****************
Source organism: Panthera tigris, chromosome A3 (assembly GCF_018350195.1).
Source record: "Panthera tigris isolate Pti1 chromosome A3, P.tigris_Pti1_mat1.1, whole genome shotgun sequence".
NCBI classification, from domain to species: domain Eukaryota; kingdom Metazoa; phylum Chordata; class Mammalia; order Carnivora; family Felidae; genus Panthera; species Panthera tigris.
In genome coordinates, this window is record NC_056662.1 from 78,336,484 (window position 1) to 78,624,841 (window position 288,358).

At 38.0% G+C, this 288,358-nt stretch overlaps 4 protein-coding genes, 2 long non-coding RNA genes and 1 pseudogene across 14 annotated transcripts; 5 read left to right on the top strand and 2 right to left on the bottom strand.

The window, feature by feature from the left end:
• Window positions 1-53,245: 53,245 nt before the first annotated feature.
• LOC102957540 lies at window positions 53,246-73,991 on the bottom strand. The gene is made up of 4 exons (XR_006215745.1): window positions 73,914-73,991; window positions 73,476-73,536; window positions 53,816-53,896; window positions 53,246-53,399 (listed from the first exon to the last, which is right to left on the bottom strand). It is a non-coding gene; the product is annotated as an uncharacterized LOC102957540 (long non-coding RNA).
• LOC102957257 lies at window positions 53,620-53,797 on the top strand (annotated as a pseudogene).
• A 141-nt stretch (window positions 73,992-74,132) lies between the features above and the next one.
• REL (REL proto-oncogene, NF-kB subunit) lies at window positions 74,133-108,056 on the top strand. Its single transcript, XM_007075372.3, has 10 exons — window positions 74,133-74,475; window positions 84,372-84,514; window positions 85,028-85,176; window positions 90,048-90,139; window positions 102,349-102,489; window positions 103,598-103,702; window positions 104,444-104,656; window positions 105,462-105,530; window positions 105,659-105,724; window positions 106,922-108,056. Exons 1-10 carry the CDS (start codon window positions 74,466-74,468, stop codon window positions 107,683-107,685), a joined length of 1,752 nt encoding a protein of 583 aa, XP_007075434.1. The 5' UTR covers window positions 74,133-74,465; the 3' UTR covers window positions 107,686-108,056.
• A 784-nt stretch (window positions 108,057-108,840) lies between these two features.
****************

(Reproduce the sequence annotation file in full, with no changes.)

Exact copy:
Source organism: Panthera tigris, chromosome A3 (assembly GCF_018350195.1).
Source record: "Panthera tigris isolate Pti1 chromosome A3, P.tigris_Pti1_mat1.1, whole genome shotgun sequence".
NCBI classification, from domain to species: domain Eukaryota; kingdom Metazoa; phylum Chordata; class Mammalia; order Carnivora; family Felidae; genus Panthera; species Panthera tigris.
In genome coordinates, this window is record NC_056662.1 from 78,336,484 (window position 1) to 78,624,841 (window position 288,358).

At 38.0% G+C, this 288,358-nt stretch overlaps 4 protein-coding genes, 2 long non-coding RNA genes and 1 pseudogene across 14 annotated transcripts; 5 read left to right on the top strand and 2 right to left on the bottom strand.

The window, feature by feature from the left end:
• Window positions 1-53,245: 53,245 nt before the first annotated feature.
• LOC102957540 lies at window positions 53,246-73,991 on the bottom strand. The gene is made up of 4 exons (XR_006215745.1): window positions 73,914-73,991; window positions 73,476-73,536; window positions 53,816-53,896; window positions 53,246-53,399 (listed from the first exon to the last, which is right to left on the bottom strand). It is a non-coding gene; the product is annotated as an uncharacterized LOC102957540 (long non-coding RNA).
• LOC102957257 lies at window positions 53,620-53,797 on the top strand (annotated as a pseudogene).
• A 141-nt stretch (window positions 73,992-74,132) lies between the features above and the next one.
• REL (REL proto-oncogene, NF-kB subunit) lies at window positions 74,133-108,056 on the top strand. Its single transcript, XM_007075372.3, has 10 exons — window positions 74,133-74,475; window positions 84,372-84,514; window positions 85,028-85,176; window positions 90,048-90,139; window positions 102,349-102,489; window positions 103,598-103,702; window positions 104,444-104,656; window positions 105,462-105,530; window positions 105,659-105,724; window positions 106,922-108,056. Exons 1-10 carry the CDS (start codon window positions 74,466-74,468, stop codon window positions 107,683-107,685), a joined length of 1,752 nt encoding a protein of 583 aa, XP_007075434.1. The 5' UTR covers window positions 74,133-74,465; the 3' UTR covers window positions 107,686-108,056.
• A 784-nt stretch (window positions 108,057-108,840) lies between these two features.